I hope it is clear that I see the situation with cultural attraction and cultural selection as similar. Cultural attraction is to cultural evolution what natural selection is to biological evolution: a fully general theoretical framework that provides the conceptual tools to explain why evolution proceeds in the ways that it does. Similarly, cultural selection is analogous to sexual selection: a particular instance of natural selection, which may or may not be important in any given case. As we said in the article, the relative importance of cultural selection is an empirical matter that will vary from case to case – but whatever the answer, cultural selection remains a special case of cultural attraction.

    1. Thanks Thom and Dan for clarifying these issues. Blog comments certainly are a quicker way to do this than publishing a series of papers!

      A quick point: in no way was I seeking to denigrate or dismiss work in the cultural attraction school; as I said in my post above I think there is great work being done in this school.

      But I still fail to see a difference between cultural evolution and cultural attraction. In fact that’s my main issue: that we all agree on everything, except terminology (i.e. what we call the different processes that we are all studying).

      Thom in his last post says “Cultural attraction is to cultural evolution what natural selection is to biological evolution”. Yet in the same sentence, it is said that cultural attraction is a fully general theoretical framework for explaining cultural evolution, and then that cultural selection is a special case of cultural attraction. This seems inconsistent.

      To go back to the biological evolution analogy: biological evolution is the general framework within which multiple processes operate to cause changes in phenotypes over time: natural selection, sexual selection, mutation, migration, meiotic drive, etc.

      By analogy, I would say that cultural evolution is the general framework within which multiple processes operate to cause changes in cultural traits over time: cultural selection (e.g. content bias), cultural mutation/innovation, migration, guided variation etc. These processes are broadly analogous to the list of biological processes listed in the previous paragraph (although their importance may differ, e.g. guided variation is more important in cultural evolution than meiotic drive is in biological evolution).

      It seems to me that if ‘cultural evolution’ were replaced in the previous paragraph with ‘cultural attraction’ (i.e. “cultural attraction is the general framework…”), then that would yield an accurate description of cultural attraction.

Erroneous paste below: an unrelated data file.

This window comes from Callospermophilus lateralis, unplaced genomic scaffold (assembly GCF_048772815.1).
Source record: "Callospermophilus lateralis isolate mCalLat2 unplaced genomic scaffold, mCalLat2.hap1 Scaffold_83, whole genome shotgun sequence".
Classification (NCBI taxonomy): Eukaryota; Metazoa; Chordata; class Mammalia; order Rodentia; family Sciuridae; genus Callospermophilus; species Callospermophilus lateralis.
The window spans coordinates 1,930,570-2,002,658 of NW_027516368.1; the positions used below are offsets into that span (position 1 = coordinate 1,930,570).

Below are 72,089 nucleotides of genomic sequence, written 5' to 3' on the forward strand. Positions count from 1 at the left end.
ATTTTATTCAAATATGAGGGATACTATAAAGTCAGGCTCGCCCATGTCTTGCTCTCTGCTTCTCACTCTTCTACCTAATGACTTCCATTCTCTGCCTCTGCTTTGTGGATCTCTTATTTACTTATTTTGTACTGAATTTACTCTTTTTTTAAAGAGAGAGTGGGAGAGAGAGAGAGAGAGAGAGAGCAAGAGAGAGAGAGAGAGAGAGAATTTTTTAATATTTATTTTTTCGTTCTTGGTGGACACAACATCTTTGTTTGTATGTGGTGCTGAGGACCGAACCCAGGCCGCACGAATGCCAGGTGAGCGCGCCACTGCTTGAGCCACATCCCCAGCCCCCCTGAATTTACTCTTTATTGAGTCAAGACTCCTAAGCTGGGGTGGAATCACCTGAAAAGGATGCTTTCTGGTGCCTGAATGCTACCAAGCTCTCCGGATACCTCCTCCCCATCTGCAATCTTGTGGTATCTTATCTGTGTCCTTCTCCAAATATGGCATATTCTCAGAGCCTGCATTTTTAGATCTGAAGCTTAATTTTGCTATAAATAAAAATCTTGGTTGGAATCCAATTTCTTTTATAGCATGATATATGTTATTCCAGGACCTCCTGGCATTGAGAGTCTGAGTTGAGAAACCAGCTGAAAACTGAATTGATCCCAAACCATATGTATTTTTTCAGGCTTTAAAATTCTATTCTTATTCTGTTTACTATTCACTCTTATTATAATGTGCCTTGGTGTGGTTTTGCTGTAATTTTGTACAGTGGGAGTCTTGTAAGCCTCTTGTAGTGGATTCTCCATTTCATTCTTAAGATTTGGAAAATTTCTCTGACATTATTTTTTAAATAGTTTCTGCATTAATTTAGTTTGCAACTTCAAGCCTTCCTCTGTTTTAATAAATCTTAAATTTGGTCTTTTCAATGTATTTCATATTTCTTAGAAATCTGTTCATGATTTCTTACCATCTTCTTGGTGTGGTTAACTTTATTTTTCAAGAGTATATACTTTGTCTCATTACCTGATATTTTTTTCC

So to rephrase Thom’s sentence: “cultural attraction *is* cultural evolution; cultural selection is to cultural evolution/attraction what natural selection is to biological evolution”.

      1. According to the model in the paper, “attraction” refers to an increase in relative type frequencies. “Evolution” is sometimes defined by population geneticists as being a change in relative gene frequencies. “Attraction” is a property of a pair of frequencies of types – whereas, in population genetics, “evolution” is a population property – generally measured across all genes. Since change is always an increase in frequency of one type over another a population undergoing some kind of “attraction” is undergoing “evolution”, and a population undergoing “evolution” will exhibit “attraction” somewhere. In other words, these concepts delineate equivalent processes. Of course, the population genetics definition of “evolution” is a narrow one – and I for one do not endorse it.

        However, I don’t think we can use “attractor” and “attraction” to refer to an increase in relative type frequencies – as this paper does. Those words have quite different meanings, both in the dictionary and in dynamical systems theory. If evolutionists adopt the dynamical systems theory conception of “attractor” and “attraction” (which would be sensible), the claim that attraction is a subset of selection becomes unsupportable – it’s more the other way around.

  6. Again, in the first place, let me thank everybody for joining this conversation. It is my pleasure to host such interesting opinions on the blog, and I wish this exchange may help share and clarify our positions.

    As I hope I already made clear, I am generally sympathetic (with distinctions) with Dan/Thom ideas, but, in the same time, I share Alex’s terminological worries.

    In particular, I agree with Alex that a *broad* concept of “cultural attraction” overlaps with the standard “cultural evolution” definition, and thus may be redundant.